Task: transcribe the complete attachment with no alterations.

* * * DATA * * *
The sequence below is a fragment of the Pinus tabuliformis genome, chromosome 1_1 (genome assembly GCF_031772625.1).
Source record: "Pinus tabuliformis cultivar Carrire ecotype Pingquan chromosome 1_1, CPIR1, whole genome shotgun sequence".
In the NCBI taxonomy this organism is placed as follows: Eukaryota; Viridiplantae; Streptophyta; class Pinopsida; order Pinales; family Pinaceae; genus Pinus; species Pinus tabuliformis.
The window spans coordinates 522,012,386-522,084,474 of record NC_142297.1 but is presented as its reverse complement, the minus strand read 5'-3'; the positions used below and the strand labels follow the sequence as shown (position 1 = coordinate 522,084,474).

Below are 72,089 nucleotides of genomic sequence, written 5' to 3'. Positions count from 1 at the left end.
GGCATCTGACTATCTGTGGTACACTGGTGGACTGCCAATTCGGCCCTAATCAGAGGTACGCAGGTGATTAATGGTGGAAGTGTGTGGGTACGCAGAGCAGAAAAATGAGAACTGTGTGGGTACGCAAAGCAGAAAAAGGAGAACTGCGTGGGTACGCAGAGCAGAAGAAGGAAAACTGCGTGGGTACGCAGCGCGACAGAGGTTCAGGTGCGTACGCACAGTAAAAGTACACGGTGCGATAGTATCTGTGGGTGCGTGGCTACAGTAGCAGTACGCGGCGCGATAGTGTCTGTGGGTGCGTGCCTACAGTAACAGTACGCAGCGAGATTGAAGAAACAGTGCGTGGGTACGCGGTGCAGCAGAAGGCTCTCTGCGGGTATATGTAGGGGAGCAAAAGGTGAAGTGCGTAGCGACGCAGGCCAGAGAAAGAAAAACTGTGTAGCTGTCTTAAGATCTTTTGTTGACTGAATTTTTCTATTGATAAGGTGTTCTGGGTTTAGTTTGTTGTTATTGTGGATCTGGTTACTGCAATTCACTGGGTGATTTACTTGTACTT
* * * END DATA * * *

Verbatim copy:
The sequence below is a fragment of the Pinus tabuliformis genome, chromosome 1_1 (genome assembly GCF_031772625.1).
Source record: "Pinus tabuliformis cultivar Carrire ecotype Pingquan chromosome 1_1, CPIR1, whole genome shotgun sequence".
In the NCBI taxonomy this organism is placed as follows: Eukaryota; Viridiplantae; Streptophyta; class Pinopsida; order Pinales; family Pinaceae; genus Pinus; species Pinus tabuliformis.
The window spans coordinates 522,012,386-522,084,474 of record NC_142297.1 but is presented as its reverse complement, the minus strand read 5'-3'; the positions used below and the strand labels follow the sequence as shown (position 1 = coordinate 522,084,474).

Below are 72,089 nucleotides of genomic sequence, written 5' to 3'. Positions count from 1 at the left end.
GGCATCTGACTATCTGTGGTACACTGGTGGACTGCCAATTCGGCCCTAATCAGAGGTACGCAGGTGATTAATGGTGGAAGTGTGTGGGTACGCAGAGCAGAAAAATGAGAACTGTGTGGGTACGCAAAGCAGAAAAAGGAGAACTGCGTGGGTACGCAGAGCAGAAGAAGGAAAACTGCGTGGGTACGCAGCGCGACAGAGGTTCAGGTGCGTACGCACAGTAAAAGTACACGGTGCGATAGTATCTGTGGGTGCGTGGCTACAGTAGCAGTACGCGGCGCGATAGTGTCTGTGGGTGCGTGCCTACAGTAACAGTACGCAGCGAGATTGAAGAAACAGTGCGTGGGTACGCGGTGCAGCAGAAGGCTCTCTGCGGGTATATGTAGGGGAGCAAAAGGTGAAGTGCGTAGCGACGCAGGCCAGAGAAAGAAAAACTGTGTAGCTGTCTTAAGATCTTTTGTTGACTGAATTTTTCTATTGATAAGGTGTTCTGGGTTTAGTTTGTTGTTATTGTGGATCTGGTTACTGCAATTCACTGGGTGATTTACTTGTACTT